Nine Stories by J.D. Salinger

This book is a collection of short stories by author J.D. Salinger, famous for his work, The Catcher in the Rye. Because the stories are not connected to each other, I decided I’d write a short blurb about each of them.

  1. A Perfect Day for Bananafish: This story follows an ex-soldier and his wife on vacation. We learn through a phone call between the wife and her mother that the solider has not been quite right since he returned from the war. I liked this story a lot because of the way Salinger told the story. He offered tiny details, never calling attention to them. And they all came together in the end.
  2. Uncle Wiggily in Connecticut: This story follows two college roommates as they visit and catch up. Through their conversations, we find that one has become a career woman, while the other is unhappily married with a rather odd child. I like this story a lot, also because of how Salinger peppered in little details.
  3. Just Before the War with the Eskimos: This story follows two young tennis players who always share a cab home. However, one of the girls always gets stuck with the whole fare, and finally, she has enough. While she’s waiting to get the money owed her, she meets her friend’s brother and then his friend. I didn’t like this story as much. It was interesting, but a little weird.
  4. The Laughing Man: This story was a little different because it was written in the first person. It follows a young boy who is part of an all-boys group called the Comanche Club. They would all get together and play sports and listen to their leader, the Chief, tell stories about the adventures of a mysterious figure called the Laughing Man. However, the dynamics all start to change when the Chief starts bringing his girlfriend along. I liked this story because it was different and offered a unique perspective compared to the other stories.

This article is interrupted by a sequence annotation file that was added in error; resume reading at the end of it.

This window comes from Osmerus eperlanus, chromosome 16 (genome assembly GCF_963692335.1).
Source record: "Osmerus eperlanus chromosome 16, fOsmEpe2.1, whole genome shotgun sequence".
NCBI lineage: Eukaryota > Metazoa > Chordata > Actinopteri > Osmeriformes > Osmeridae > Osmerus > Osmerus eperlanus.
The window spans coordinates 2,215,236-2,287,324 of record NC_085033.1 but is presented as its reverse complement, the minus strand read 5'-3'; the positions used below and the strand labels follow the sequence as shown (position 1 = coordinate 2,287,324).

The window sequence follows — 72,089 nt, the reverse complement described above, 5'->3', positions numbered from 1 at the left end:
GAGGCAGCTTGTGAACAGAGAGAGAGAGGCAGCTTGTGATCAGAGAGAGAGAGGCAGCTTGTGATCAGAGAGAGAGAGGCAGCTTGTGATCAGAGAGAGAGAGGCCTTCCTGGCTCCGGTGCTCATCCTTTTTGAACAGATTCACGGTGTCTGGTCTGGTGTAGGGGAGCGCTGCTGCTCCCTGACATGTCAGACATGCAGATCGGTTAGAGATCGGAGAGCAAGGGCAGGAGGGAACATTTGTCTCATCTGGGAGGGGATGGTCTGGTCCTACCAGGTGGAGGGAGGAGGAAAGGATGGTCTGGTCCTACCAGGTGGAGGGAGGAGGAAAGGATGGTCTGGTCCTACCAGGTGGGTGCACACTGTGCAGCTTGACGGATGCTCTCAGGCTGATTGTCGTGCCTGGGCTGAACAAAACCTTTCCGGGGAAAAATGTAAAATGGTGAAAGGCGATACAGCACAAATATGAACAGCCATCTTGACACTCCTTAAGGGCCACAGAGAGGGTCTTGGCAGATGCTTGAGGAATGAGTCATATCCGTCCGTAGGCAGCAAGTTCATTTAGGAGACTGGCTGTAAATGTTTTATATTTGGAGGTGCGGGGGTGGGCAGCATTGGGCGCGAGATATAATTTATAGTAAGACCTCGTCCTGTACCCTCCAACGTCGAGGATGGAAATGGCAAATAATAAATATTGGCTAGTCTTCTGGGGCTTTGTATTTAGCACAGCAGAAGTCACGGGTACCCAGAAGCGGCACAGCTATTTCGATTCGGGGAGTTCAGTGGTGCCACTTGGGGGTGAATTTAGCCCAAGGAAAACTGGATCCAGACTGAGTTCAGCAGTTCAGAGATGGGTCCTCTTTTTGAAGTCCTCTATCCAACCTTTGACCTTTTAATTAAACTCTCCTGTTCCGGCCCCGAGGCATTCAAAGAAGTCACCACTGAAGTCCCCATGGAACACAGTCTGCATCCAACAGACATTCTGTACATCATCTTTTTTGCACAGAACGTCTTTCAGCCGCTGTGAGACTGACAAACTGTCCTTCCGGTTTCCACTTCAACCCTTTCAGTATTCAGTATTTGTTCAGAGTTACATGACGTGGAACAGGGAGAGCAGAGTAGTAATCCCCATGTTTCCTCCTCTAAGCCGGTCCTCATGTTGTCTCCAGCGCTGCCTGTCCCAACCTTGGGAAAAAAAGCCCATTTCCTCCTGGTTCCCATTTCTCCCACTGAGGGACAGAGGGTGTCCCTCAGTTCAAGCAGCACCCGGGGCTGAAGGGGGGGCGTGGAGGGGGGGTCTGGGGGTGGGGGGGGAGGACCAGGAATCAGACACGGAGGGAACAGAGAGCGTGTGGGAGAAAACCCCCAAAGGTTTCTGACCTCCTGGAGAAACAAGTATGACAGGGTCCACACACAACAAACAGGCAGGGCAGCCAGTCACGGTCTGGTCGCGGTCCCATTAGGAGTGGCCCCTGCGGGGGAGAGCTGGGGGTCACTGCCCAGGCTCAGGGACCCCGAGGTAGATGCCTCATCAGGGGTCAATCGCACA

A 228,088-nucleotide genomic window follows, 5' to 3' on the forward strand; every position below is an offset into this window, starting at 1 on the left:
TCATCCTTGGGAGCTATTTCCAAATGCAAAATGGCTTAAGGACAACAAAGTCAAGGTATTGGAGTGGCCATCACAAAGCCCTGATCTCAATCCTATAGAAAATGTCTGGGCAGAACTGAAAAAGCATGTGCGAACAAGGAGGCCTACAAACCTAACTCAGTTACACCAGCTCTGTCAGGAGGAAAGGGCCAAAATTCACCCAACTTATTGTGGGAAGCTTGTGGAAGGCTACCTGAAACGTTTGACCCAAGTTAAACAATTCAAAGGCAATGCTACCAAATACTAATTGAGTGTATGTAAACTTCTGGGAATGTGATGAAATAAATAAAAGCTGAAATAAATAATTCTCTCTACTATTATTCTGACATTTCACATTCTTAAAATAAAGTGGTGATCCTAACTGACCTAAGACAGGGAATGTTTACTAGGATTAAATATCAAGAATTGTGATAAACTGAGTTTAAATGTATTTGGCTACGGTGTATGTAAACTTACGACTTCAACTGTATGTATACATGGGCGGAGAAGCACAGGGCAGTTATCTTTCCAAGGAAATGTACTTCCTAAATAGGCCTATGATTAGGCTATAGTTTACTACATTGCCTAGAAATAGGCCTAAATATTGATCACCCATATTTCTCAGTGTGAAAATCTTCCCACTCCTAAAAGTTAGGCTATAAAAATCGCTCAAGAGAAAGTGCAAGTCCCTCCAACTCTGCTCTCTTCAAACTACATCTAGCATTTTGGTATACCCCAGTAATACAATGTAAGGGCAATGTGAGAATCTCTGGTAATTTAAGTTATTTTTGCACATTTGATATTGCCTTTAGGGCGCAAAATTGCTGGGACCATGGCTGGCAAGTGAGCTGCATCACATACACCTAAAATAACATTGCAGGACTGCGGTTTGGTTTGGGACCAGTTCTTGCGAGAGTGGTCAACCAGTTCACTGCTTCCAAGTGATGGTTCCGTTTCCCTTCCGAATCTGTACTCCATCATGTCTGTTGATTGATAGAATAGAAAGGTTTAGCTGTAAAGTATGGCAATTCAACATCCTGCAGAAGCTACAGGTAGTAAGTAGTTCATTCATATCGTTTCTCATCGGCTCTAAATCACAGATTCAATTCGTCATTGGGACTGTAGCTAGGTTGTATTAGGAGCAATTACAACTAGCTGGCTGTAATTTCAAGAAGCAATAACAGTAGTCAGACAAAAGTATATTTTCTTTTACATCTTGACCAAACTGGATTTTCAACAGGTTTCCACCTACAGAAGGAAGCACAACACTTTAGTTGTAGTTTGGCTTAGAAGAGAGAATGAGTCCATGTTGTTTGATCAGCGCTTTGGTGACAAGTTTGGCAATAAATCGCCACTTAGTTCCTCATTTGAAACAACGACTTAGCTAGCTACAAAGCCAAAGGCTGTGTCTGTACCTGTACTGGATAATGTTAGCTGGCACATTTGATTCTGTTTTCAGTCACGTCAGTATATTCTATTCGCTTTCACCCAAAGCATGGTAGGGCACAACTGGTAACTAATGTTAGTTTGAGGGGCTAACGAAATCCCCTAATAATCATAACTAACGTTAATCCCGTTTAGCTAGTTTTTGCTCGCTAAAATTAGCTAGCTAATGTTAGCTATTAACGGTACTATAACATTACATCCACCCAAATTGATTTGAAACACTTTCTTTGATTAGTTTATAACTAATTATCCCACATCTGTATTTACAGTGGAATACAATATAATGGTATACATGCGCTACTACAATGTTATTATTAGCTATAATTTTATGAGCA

5. Down at the Dinghy: This story follows a young mother as she seeks to understand why her son keeps running away, while her maids fear that she will discover they’ve been slandering her husband in front of her son. I liked this story because it’s a lot sweeter and more real than the other stories.
  6. For Esme–With Love and Squalor: This story follows a young American soldier stationed in England before D-Day. He meets a young girl named Esme after watching her in a choir practice, and makes acquaintance with her and her younger brother. They part, promising to keep correspondence. I liked this story a lot, particularly because of the interesting dynamic between the solider and Esme. I’m also wondering if author Lemony Snicket was inspired to name his character Esme Squalor after this story.
  7. Pretty Mouth and Green My Eyes: This story follows a man who receives a phone call in the middle of the night from his friend, who is wondering about his wife’s whereabouts. He hates his wife and is worried that she is sleeping around. The man, meanwhile, does not inform his friend that he knows exactly where his wife is. This story was pretty good. I was a little confused at first, but after reading over it again, it made more sense.
  8. De Daumier-Smith’s Blue Period: This story follows a young man who recently moved from Paris to New York with his stepfather after his mother died. He hates New York, and ends up applying for a position at a French and English correspondence art school run by a Japanese couple, even though he has no official teaching experience or licensing. He gets the job, though he hates all of his students, except for one. He tries in vain to get in contact with this student, because he believes she has a great deal of talent. I liked this story a lot. It was probably my favorite. It was really funny, and quite interesting.
  9. Teddy: This story follows a child prodigy traveling with family on a ship. The story centers on Teddy’s religious and philosophic conversations with an older student. I liked this story, because I find religion and philosophy to be quite fascinating, but the ending was sad and kind of surprising.

So those are the stories! Do you agree with my assessments? Disagree? Tell me in the comments!


Leave a Reply

Fill in your details below or click an icon to log in: Logo

You are commenting using your account. Log Out / Change )

Twitter picture

You are commenting using your Twitter account. Log Out / Change )

Facebook photo

You are commenting using your Facebook account. Log Out / Change )

Google+ photo

You are commenting using your Google+ account. Log Out / Change )

Connecting to %s